What is Hemorrhoids? 

Hemorrhoids, also called piles, are swollen veins in your anus and lower rectum, similar to varicose veins. Hemorrhoids can develop inside the rectum (internal hemorrhoids) or under the skin around the anus (external hemorrhoids).

Risks to develop hemorrhoids

So far, the causes of haemorrhoids are unknown. However, risk factors are identified as following:

  • Straining during bowel movements
  • Sitting for long periods of time on the toilet
  • Having chronic diarrhoea, obstructed defecation or constipation
  • Being obese
  • Being pregnant
  • Having anal intercourse
  • Eating a low-fiber diet or too much hot, spicy food
  • Regular heavy lifting or sedentary lifestyle


- the theory of varicose veins: haemorrhoids were caused by varicose veins in the anal canal

- the theory of sliding anal canal lining: haemorrhoids develop when the supporting tissues of the anal cushions disintegrate or deteriorate


 - Painless bleeding during bowel movements. You might notice small amounts of bright red blood on your toilet tissue or in the toilet.

 - A haemorrhoid to push through the anal opening (prolapsed or protruding haemorrhoid), resulting in pain and irritation.

 - Pain, Severe pain or discomfort


- Internal Haemorrhoids

- External Haemorrhoids

- Mixed Haemorrhoids


- Internal Hemorrhoids:

first-degree internal hemorrhoid bulges into the anal canal during bowel movements.

second-degree internal hemorrhoid bulges from the anus during bowel movements, then goes back inside by itself.

third-degree hemorrhoid bulges from the anus during bowel movements and must be pushed back in with a finger.

fourth-degree hemorrhoid protrudes from the anus all the time.

-External haemorrhoids: hemorrhoid protrudes from the anus all the time

-Mixed haemorrhoids: including internal and external haemorrhoids


Non-surgical treatment:

More than 90% of patients with haemorrhoids are treated by non-surgical treatment, including internal medicine treatment and procedures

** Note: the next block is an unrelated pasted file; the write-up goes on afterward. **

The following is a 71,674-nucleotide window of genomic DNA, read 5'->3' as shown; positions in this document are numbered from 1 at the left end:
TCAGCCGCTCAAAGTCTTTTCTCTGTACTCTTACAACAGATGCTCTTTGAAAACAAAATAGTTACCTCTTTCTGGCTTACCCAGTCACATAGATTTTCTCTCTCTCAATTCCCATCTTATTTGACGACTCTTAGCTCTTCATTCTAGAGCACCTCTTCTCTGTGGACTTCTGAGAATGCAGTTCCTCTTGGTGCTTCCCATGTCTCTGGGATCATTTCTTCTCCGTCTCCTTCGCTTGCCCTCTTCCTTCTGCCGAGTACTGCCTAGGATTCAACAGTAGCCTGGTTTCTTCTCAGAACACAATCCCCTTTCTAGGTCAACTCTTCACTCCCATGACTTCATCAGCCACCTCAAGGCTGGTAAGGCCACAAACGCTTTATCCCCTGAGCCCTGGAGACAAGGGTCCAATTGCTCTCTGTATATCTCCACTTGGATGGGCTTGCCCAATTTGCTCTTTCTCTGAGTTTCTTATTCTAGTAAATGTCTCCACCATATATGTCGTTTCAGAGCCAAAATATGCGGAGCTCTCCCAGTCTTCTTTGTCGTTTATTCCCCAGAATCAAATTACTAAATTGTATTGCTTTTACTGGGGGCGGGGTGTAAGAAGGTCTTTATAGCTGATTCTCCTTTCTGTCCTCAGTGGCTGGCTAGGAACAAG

• No pain
  • No hospitalization
  • Avoid surgery

Drawback: poor result with haemorrhoids at the late stages (Stage 3 and 4)

Internal medicine treatment:

  • Change the diet and lifestyle: provide more fiber and water; reduce hot, spicy food. Being active and exercise. Avoid sitting for too long.
  • Medicine: Increase the protection of vascular walls, prevent constipation

Therapeutic indications:

  • Highly effective for haemorrhoids at early stages (stage 1 and 2), supportive effect for haemorrhoids at late stages (stage 3 and 4)
  • Preventive treatment for haemorrhoids.


  • Sclerotherapy with guidance of Doppler ultrasound

Therapeutic indications: Haemorrhoids stage 1, 2 and 3, 4 (single pile) or non-surgical contraindication cases.

  • Rubber band ligation

Therapeutic indications: Internal haemorrhoids stage 1, 2 and 3 (small single pile)

Surgical treatment:

Less than 10% of patients with haemorrhoids are undergone surgery, including:

  • Cases that are at late stages (Stage 3, 4 or complication)
  • Cases that are failed with non-surgical treatment

* Advance surgical techniques:

Transanal Hemorroidal Dearterialization guided by Doppler ultrasound is an advance surgical technique with minimal invasion due to the principle: the hemorrhoidal arteries are identified by Doppler ultrasound, then a suture ligation is performed to effectively decrease the blood flow to the hemorrhoidal plexus. In case of redundant prolapse, the prolapsed mucosal membrane is lifted and sutured, repositioning hemorrhoidal cushions in situ. 

In this technique, there is no tissue excision, no incisions, and maximising the protection of anorectal canal structure. Therefore, post-operative pain is minimized for patients, hospitalized period is shortened (24 hours) and patients are able to come back to normal work quickly.

Therapeutic indication: Internal haemorrhoids stage 1,2,3,4. The technique could also be applied in case of anal fissure, papilloma condylome, vascular occlusion…

Longo surgery:

Principle: Using an adapted circular stapler to excise a mucosal cylinder and lower the rectual mucous membrane, aiming at revascularize the cushions.

However, the anal recto associations of USA and Europe recommend that Longo technique is indicated only for haemorrhoids with circumferential ring. 

* Classic surgical techniques with or without power: radio, laser…

 - Milligan-Morgan opened surgery

 - Ferguson closed surgery

Indication: Haemorrhoids stage 3, 4, vascular occlusion, or Cases that are failed with non-surgical treatment


So far, there are no treatment solutions with zero percent of recurrence. In general, the rate of recurrence is approximately under 15%. By that it means more than 85% of the cases were not recurrent of haemorrhoids.

In conclusion: For patients with haemorrhoids, non-surgical treatments have higher rate of recurrence compared to surgical treatments. However, non-surgical treatments avoid a surgery and the treatment could be re-applied when facing recurrence.